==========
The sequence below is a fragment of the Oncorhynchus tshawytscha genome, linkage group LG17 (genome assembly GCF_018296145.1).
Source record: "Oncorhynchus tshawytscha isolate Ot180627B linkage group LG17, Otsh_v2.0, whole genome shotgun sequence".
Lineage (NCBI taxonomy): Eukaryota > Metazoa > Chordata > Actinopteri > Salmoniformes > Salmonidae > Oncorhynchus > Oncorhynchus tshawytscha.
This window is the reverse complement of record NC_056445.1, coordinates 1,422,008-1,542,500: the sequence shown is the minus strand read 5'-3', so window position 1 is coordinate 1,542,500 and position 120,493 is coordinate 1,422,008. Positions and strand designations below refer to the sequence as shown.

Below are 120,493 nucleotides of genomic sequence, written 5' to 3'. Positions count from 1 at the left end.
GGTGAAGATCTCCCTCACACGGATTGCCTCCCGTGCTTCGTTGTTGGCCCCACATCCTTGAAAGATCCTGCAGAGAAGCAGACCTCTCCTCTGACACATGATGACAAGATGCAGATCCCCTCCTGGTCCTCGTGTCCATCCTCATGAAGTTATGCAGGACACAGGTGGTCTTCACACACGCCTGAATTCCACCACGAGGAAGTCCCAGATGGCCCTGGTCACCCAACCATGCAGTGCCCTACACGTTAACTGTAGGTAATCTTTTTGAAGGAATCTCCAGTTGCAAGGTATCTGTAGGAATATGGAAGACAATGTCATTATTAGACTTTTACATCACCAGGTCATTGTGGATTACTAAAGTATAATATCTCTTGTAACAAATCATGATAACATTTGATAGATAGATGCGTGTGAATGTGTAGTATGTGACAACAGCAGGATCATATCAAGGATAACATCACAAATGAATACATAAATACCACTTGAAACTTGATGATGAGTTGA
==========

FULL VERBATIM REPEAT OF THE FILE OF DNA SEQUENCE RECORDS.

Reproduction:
The sequence below is a fragment of the Oncorhynchus tshawytscha genome, linkage group LG17 (genome assembly GCF_018296145.1).
Source record: "Oncorhynchus tshawytscha isolate Ot180627B linkage group LG17, Otsh_v2.0, whole genome shotgun sequence".
Lineage (NCBI taxonomy): Eukaryota > Metazoa > Chordata > Actinopteri > Salmoniformes > Salmonidae > Oncorhynchus > Oncorhynchus tshawytscha.
This window is the reverse complement of record NC_056445.1, coordinates 1,422,008-1,542,500: the sequence shown is the minus strand read 5'-3', so window position 1 is coordinate 1,542,500 and position 120,493 is coordinate 1,422,008. Positions and strand designations below refer to the sequence as shown.

Below are 120,493 nucleotides of genomic sequence, written 5' to 3'. Positions count from 1 at the left end.
GGTGAAGATCTCCCTCACACGGATTGCCTCCCGTGCTTCGTTGTTGGCCCCACATCCTTGAAAGATCCTGCAGAGAAGCAGACCTCTCCTCTGACACATGATGACAAGATGCAGATCCCCTCCTGGTCCTCGTGTCCATCCTCATGAAGTTATGCAGGACACAGGTGGTCTTCACACACGCCTGAATTCCACCACGAGGAAGTCCCAGATGGCCCTGGTCACCCAACCATGCAGTGCCCTACACGTTAACTGTAGGTAATCTTTTTGAAGGAATCTCCAGTTGCAAGGTATCTGTAGGAATATGGAAGACAATGTCATTATTAGACTTTTACATCACCAGGTCATTGTGGATTACTAAAGTATAATATCTCTTGTAACAAATCATGATAACATTTGATAGATAGATGCGTGTGAATGTGTAGTATGTGACAACAGCAGGATCATATCAAGGATAACATCACAAATGAATACATAAATACCACTTGAAACTTGATGATGAGTTGA